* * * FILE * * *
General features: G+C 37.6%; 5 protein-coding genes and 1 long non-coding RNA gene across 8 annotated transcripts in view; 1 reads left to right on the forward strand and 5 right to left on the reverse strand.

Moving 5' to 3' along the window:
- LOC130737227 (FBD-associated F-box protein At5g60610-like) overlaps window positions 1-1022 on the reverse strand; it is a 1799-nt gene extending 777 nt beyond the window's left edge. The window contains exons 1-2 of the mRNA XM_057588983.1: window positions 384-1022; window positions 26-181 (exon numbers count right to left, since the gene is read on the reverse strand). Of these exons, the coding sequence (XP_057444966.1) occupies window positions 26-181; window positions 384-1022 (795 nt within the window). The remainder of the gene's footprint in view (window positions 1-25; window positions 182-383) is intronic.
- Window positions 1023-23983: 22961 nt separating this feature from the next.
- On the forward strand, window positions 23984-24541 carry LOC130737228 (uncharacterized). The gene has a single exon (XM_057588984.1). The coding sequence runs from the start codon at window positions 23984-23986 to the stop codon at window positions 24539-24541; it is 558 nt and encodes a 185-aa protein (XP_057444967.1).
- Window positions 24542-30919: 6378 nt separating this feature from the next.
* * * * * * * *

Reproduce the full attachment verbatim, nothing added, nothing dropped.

General features: G+C 37.6%; 5 protein-coding genes and 1 long non-coding RNA gene across 8 annotated transcripts in view; 1 reads left to right on the forward strand and 5 right to left on the reverse strand.

Moving 5' to 3' along the window:
- LOC130737227 (FBD-associated F-box protein At5g60610-like) overlaps window positions 1-1022 on the reverse strand; it is a 1799-nt gene extending 777 nt beyond the window's left edge. The window contains exons 1-2 of the mRNA XM_057588983.1: window positions 384-1022; window positions 26-181 (exon numbers count right to left, since the gene is read on the reverse strand). Of these exons, the coding sequence (XP_057444966.1) occupies window positions 26-181; window positions 384-1022 (795 nt within the window). The remainder of the gene's footprint in view (window positions 1-25; window positions 182-383) is intronic.
- Window positions 1023-23983: 22961 nt separating this feature from the next.
- On the forward strand, window positions 23984-24541 carry LOC130737228 (uncharacterized). The gene has a single exon (XM_057588984.1). The coding sequence runs from the start codon at window positions 23984-23986 to the stop codon at window positions 24539-24541; it is 558 nt and encodes a 185-aa protein (XP_057444967.1).
- Window positions 24542-30919: 6378 nt separating this feature from the next.